December 24, 1968 – Astronauts Frank Borman, James A. Lovell Jr., and William A. Anders orbited the moon during the Apollo 8 mission, becoming the first humans to do so. They performed 10 orbits, and the live TV broadcast became one of the most-watched programs in history.

Now do ya get it?

E.

( Merry Christmas from all the Gang, even E.  He sometimes slumps to a seasonal low this time of year.  John )

For E’s last year’s post.

 

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The Sun peeks above the horizon, hesitates as an orange half round orb, allowing a loitering hawk to pass in front, and then slowly continues it purpose of dawn.  Another new day is being created.

A few light layered clouds seem to dodge the Sun’s rise and heat, not ready to let loose their mist, not yet, but for just another few short moments to cast their long transparent shadows on the lakes and ponds and fields and fall leaves below. An autumn Thursday begins.

DSS

Today reminds me of this line.

The Sun is the same in a relative way but you’re older.
Pink Floyd’s “Time” 

How can I not sing about rain
It is April
If only for a few more days
Cloudy skies
wet sidewalks, soaking grass
raise me.
Pull me up  from the trenches
Tickle my face and back of my neck
It may be the end of drought
the rising of small creeks
the flooding of rivers
The joy of the flight of birds
Roofs playing the rhythm and rhyme
of rain drops
Down spouts trickling maple seeds
Stay my April rain
If only for a few more days.

DSS

 

As the street lights hum to life
roads reflect with orange flavored sheen
car lights bright of red and white
leave trails behind the wiper blades
Mercury vapor parking lots,
piled high with snows remains,
white hot stains of rocker salt
are washed away by the winter rain

many nights of snow and skidding ice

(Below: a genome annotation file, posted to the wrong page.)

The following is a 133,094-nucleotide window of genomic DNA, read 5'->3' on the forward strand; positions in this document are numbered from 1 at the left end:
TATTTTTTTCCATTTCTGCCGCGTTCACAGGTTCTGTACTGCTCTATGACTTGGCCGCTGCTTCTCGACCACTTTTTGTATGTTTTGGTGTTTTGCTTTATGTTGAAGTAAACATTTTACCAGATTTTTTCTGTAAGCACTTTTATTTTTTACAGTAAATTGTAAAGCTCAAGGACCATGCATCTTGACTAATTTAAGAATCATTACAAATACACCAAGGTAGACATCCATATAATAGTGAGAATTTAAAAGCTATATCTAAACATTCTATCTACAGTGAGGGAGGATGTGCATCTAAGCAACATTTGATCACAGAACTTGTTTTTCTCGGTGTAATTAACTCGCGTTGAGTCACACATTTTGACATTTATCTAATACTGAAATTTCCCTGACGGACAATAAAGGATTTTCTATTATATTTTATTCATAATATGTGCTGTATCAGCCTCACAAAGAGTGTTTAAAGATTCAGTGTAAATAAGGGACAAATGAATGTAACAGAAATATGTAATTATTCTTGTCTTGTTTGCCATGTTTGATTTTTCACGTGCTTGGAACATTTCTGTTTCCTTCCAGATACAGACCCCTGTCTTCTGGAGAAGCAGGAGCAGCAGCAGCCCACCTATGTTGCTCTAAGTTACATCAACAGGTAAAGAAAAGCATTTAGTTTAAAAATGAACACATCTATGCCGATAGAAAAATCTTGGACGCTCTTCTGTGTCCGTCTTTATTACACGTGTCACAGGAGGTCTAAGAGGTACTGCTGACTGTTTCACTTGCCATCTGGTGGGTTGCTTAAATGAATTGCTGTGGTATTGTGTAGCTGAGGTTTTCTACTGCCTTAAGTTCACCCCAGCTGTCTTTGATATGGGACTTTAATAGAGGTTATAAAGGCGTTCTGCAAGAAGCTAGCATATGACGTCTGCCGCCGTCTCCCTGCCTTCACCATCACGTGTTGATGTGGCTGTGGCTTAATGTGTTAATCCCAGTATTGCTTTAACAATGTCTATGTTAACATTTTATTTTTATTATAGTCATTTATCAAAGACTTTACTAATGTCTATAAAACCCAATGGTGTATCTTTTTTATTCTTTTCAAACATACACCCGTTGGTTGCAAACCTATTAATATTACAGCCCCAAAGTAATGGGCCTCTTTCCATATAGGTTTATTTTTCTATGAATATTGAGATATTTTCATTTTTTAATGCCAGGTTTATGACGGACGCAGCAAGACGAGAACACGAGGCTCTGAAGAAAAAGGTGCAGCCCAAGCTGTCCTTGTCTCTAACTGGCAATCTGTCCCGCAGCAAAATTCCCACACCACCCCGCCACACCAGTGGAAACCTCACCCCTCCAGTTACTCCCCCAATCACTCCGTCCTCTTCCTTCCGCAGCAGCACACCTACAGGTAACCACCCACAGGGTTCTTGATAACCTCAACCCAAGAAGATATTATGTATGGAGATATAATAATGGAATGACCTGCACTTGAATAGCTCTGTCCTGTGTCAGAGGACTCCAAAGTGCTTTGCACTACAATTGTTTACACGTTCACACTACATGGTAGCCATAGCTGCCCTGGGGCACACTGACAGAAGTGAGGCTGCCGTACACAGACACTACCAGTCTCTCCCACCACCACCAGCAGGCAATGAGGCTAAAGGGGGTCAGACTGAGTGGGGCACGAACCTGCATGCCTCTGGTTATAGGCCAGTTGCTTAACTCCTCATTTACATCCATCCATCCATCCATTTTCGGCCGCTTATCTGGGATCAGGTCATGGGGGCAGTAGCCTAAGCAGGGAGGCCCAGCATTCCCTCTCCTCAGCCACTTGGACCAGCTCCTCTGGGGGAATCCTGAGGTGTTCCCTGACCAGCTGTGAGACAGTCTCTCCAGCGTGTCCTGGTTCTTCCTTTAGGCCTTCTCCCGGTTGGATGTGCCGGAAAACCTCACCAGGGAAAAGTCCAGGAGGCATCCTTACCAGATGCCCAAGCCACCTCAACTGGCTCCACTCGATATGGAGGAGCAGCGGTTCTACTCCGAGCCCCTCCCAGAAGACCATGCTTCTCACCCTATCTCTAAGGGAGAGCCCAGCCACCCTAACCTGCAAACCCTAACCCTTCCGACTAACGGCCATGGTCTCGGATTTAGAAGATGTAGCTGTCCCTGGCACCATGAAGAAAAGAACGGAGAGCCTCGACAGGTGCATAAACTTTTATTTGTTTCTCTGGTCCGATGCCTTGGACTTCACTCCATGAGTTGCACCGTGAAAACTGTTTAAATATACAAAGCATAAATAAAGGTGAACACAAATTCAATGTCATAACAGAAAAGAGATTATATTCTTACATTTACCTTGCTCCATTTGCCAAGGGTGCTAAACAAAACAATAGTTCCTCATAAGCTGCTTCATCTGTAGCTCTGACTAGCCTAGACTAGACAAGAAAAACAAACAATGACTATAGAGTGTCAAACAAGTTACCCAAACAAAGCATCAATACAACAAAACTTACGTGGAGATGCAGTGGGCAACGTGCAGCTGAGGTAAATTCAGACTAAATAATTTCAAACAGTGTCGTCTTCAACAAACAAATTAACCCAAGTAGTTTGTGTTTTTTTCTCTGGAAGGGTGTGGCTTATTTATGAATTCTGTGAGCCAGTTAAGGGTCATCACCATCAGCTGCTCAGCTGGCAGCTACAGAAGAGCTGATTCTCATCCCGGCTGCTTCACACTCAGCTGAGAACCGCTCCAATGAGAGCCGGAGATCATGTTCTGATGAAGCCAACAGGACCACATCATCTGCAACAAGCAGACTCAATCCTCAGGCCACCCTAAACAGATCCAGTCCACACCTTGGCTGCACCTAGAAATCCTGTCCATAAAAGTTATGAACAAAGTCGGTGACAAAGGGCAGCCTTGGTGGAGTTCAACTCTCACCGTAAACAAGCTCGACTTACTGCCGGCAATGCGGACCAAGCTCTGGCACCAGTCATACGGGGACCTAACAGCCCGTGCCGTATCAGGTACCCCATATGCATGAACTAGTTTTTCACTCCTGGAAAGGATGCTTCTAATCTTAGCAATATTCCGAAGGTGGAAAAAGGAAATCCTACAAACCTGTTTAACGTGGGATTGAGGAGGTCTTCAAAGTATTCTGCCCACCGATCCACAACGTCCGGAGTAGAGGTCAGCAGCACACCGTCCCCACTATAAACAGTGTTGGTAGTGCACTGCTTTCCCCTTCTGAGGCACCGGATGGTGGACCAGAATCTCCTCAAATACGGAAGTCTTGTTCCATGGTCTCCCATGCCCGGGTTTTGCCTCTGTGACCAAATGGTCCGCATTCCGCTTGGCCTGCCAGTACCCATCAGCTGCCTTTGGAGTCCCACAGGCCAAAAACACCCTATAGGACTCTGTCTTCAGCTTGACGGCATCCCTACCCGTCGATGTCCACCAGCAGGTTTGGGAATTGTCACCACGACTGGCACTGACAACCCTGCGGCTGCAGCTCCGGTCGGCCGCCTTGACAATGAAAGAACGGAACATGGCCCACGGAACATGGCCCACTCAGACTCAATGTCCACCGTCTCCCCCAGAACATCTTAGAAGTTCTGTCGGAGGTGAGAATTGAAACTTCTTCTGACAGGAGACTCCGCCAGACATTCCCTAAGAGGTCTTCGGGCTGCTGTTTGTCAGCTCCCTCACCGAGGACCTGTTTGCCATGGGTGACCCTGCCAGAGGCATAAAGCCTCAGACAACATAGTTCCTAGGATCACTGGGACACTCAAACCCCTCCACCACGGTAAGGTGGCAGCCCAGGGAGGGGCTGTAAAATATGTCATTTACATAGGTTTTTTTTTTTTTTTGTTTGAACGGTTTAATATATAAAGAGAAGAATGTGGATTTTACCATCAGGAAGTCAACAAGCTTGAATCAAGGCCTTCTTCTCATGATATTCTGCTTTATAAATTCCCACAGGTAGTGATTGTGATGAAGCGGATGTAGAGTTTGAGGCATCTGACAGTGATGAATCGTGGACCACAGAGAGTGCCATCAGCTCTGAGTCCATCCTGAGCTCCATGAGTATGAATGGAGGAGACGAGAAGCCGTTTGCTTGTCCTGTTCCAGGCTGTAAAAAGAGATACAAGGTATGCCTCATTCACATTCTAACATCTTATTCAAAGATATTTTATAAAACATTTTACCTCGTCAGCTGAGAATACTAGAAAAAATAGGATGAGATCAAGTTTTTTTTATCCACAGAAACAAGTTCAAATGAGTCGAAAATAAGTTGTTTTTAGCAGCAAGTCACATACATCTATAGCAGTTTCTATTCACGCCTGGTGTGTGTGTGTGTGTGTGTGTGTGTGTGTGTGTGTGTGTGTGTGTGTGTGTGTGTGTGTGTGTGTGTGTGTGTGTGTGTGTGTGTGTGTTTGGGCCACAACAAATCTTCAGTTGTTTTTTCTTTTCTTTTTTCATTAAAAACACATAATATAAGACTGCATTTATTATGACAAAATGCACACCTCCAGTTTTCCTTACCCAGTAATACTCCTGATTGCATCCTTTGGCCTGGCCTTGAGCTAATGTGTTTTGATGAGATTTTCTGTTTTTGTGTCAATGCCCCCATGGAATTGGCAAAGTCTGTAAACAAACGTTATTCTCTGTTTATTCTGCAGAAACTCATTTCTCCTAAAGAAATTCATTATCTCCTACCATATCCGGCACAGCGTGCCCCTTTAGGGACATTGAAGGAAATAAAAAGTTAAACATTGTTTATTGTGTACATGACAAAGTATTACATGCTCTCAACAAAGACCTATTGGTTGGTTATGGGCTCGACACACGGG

with no hope of warmer days
we bundled up in down feather coats
and followed the orange plowers sand and blade.
we slowly walked in our winter boots
our minds wandered to nicer days
when winds would change from north to south
and blow in the warm winter rain.

DSS

 

Today is a rewind to dust off something that DSS likes. He is thinking of those back east this week.

Captain! Sometimes the most important person is you!
You!….. you dizzled drapes dropper
You! …. you measly mound of moose melt
Get up and fight the sons of bitches!
Hit ’em in the face!
Kick ’em in the balls!
Fuck’em up!

Now wait a minute……..
Think about this
The last skull you cracked still isn’t healed.
And you lost your Secret Society of Greenwich Ring.
Oh! Those were the days!
There was beer, blood and Brylcreem
smeared all over everything.
Royal Fly-boys!…. the Bastards!

Wake Up!!

Whew! That reoccurring WWI dream again!
What time is it?
6 O’clock already!

I HATE Daylight Saving Time!!!

OC

(DST has that affect on some people. This is OC’s  twice annually modified rant about it. Brylcreem??  John   )

The ride continues and we are tightly hanging on, our teeth clenched, eyes squinted, with our hair totally messed up. Hopefully we are still having fun.

Happy New Year my friends!

Well, here we go! It’s another year. We with finite number of years, why do we celebrate the passing of one time to another? Are we enthusiastically inviting the start of another year, tenderly coaxing it in so it will be kind to us? Or is life so damn hard and unsure that we are celebrating having survived unscathed or only slightly wounded from the happenings of the past year? Are we anxiously anticipating the coming of the new unknown events or celebrating how we handled the events of the past? Maybe a little of both. Hopefully we are proud of how we conducted our life of the past year. Whether we did or didn’t is only for each of us to decide. If an event can be judged, really there are no good or bad. They are what we make them.